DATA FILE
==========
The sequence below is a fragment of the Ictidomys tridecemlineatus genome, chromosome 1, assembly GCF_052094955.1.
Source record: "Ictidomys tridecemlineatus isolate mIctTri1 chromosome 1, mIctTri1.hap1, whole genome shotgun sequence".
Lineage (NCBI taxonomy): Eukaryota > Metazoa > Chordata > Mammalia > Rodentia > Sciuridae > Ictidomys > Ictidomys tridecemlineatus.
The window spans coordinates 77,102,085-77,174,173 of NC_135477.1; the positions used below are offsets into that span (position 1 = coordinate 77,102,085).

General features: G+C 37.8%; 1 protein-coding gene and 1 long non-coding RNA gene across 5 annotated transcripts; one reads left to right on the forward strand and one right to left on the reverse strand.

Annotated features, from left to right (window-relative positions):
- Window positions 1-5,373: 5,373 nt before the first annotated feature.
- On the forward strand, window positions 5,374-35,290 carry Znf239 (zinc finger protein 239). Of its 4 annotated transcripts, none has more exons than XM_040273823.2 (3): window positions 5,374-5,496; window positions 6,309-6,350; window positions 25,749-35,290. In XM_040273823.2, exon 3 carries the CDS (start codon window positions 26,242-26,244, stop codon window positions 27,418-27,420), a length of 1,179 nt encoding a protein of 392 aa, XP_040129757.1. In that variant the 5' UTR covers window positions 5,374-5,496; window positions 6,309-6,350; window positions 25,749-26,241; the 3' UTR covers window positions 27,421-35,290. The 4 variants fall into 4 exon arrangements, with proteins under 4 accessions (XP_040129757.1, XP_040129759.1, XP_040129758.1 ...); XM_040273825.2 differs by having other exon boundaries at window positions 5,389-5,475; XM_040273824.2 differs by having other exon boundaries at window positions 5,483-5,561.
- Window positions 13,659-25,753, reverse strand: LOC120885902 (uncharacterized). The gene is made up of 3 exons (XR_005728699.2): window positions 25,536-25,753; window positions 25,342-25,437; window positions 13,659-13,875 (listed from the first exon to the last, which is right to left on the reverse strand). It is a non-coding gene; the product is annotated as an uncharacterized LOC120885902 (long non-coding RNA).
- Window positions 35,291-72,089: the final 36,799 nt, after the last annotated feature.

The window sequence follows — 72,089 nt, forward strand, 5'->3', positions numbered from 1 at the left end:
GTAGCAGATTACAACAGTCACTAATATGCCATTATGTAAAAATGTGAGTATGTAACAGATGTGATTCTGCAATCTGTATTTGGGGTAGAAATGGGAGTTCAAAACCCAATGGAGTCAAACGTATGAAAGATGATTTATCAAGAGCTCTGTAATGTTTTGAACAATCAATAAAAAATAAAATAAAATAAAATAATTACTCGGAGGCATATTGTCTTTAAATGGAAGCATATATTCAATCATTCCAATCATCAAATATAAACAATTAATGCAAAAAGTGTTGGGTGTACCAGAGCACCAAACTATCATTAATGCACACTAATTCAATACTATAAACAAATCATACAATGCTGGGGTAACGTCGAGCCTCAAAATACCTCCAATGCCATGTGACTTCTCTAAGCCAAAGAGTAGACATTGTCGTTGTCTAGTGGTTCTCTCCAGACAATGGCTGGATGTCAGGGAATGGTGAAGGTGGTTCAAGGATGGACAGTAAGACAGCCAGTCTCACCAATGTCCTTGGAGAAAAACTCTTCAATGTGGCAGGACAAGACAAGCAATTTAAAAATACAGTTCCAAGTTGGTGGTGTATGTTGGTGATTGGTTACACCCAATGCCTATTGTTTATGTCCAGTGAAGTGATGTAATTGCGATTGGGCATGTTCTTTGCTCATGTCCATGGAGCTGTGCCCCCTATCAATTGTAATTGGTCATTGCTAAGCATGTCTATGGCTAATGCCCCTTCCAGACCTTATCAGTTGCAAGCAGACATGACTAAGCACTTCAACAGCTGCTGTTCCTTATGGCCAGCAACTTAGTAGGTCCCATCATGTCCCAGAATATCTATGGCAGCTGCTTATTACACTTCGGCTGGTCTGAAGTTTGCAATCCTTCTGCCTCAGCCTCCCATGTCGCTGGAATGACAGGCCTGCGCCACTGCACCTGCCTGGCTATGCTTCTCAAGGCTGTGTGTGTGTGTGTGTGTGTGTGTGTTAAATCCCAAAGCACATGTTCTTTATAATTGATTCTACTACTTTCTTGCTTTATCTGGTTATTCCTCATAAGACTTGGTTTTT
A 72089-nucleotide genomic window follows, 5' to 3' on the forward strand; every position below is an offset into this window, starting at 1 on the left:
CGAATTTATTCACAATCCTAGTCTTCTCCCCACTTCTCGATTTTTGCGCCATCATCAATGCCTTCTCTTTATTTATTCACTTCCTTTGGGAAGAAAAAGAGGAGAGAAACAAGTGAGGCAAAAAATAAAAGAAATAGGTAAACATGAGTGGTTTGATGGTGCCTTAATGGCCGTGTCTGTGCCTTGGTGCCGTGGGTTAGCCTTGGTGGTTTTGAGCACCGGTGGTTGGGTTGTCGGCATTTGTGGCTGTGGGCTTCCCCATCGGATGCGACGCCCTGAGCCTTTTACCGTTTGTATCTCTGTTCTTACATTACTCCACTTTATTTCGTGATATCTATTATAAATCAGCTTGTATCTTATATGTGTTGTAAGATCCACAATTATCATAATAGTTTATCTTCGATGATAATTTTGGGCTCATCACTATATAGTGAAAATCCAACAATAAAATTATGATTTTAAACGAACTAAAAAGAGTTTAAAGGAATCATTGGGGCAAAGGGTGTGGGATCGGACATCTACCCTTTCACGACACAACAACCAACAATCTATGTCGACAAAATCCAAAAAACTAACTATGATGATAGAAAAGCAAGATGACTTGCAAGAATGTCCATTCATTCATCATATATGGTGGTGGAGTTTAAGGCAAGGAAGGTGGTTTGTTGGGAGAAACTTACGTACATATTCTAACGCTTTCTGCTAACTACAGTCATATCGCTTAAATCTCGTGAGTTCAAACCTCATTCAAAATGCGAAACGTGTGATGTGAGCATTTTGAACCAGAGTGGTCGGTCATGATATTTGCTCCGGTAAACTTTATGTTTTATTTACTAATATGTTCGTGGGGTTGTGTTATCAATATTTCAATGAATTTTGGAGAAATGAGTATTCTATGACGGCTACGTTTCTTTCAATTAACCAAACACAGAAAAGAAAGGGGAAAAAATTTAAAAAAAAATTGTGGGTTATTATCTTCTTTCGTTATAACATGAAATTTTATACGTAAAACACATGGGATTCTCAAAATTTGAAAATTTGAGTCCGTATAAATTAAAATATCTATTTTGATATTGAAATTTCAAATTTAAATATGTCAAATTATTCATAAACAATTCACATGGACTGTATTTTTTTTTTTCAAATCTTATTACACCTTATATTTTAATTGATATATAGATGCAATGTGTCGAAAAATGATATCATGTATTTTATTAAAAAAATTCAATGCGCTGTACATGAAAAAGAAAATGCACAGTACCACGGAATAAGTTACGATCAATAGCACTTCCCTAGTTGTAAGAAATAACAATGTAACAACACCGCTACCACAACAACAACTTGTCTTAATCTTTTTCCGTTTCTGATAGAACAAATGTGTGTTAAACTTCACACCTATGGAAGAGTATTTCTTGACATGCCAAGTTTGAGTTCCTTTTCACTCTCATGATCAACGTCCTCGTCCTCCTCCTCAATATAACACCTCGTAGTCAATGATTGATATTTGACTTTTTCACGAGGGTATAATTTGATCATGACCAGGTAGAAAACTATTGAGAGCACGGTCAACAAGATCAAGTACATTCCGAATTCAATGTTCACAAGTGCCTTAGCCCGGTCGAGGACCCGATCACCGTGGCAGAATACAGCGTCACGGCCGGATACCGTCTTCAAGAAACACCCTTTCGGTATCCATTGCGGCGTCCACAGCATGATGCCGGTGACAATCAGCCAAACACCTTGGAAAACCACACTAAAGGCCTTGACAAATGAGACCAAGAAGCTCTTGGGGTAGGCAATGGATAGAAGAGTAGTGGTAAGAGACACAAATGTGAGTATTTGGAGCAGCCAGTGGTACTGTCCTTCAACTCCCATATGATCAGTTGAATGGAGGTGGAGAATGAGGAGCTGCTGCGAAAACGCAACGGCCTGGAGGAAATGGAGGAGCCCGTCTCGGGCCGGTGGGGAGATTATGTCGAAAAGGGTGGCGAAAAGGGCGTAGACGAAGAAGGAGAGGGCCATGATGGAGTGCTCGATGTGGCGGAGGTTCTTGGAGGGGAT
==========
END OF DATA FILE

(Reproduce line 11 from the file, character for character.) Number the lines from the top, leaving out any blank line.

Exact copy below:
The window sequence follows — 72,089 nt, forward strand, 5'->3', positions numbered from 1 at the left end: